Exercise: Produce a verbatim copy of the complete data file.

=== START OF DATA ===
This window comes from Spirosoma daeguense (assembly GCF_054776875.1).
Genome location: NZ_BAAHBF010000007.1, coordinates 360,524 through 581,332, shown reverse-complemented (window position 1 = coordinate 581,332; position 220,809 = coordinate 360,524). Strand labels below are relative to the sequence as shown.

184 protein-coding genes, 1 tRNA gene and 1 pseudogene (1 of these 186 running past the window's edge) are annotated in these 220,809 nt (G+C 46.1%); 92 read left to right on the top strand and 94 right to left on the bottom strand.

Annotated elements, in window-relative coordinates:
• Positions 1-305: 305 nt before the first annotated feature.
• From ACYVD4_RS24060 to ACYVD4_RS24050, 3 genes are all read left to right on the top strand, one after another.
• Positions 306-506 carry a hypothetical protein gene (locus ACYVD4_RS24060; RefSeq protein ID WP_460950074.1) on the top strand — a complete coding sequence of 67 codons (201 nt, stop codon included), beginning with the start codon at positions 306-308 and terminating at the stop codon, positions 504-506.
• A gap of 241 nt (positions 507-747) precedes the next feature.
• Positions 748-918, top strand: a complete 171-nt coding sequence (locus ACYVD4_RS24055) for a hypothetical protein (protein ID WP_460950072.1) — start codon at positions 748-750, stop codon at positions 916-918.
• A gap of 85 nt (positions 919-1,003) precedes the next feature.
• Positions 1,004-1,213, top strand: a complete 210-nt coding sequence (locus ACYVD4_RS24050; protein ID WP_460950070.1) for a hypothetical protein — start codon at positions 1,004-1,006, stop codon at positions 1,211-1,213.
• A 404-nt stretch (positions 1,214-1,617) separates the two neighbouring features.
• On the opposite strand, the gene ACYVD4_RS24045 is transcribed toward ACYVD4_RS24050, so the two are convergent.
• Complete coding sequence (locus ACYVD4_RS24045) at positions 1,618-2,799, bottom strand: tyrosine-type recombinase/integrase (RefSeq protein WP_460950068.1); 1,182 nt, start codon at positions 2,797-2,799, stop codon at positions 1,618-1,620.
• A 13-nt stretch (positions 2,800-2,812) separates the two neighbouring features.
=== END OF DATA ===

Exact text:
This window comes from Spirosoma daeguense (assembly GCF_054776875.1).
Genome location: NZ_BAAHBF010000007.1, coordinates 360,524 through 581,332, shown reverse-complemented (window position 1 = coordinate 581,332; position 220,809 = coordinate 360,524). Strand labels below are relative to the sequence as shown.

184 protein-coding genes, 1 tRNA gene and 1 pseudogene (1 of these 186 running past the window's edge) are annotated in these 220,809 nt (G+C 46.1%); 92 read left to right on the top strand and 94 right to left on the bottom strand.

Annotated elements, in window-relative coordinates:
• Positions 1-305: 305 nt before the first annotated feature.
• From ACYVD4_RS24060 to ACYVD4_RS24050, 3 genes are all read left to right on the top strand, one after another.
• Positions 306-506 carry a hypothetical protein gene (locus ACYVD4_RS24060; RefSeq protein ID WP_460950074.1) on the top strand — a complete coding sequence of 67 codons (201 nt, stop codon included), beginning with the start codon at positions 306-308 and terminating at the stop codon, positions 504-506.
• A gap of 241 nt (positions 507-747) precedes the next feature.
• Positions 748-918, top strand: a complete 171-nt coding sequence (locus ACYVD4_RS24055) for a hypothetical protein (protein ID WP_460950072.1) — start codon at positions 748-750, stop codon at positions 916-918.
• A gap of 85 nt (positions 919-1,003) precedes the next feature.
• Positions 1,004-1,213, top strand: a complete 210-nt coding sequence (locus ACYVD4_RS24050; protein ID WP_460950070.1) for a hypothetical protein — start codon at positions 1,004-1,006, stop codon at positions 1,211-1,213.
• A 404-nt stretch (positions 1,214-1,617) separates the two neighbouring features.
• On the opposite strand, the gene ACYVD4_RS24045 is transcribed toward ACYVD4_RS24050, so the two are convergent.
• Complete coding sequence (locus ACYVD4_RS24045) at positions 1,618-2,799, bottom strand: tyrosine-type recombinase/integrase (RefSeq protein WP_460950068.1); 1,182 nt, start codon at positions 2,797-2,799, stop codon at positions 1,618-1,620.
• A 13-nt stretch (positions 2,800-2,812) separates the two neighbouring features.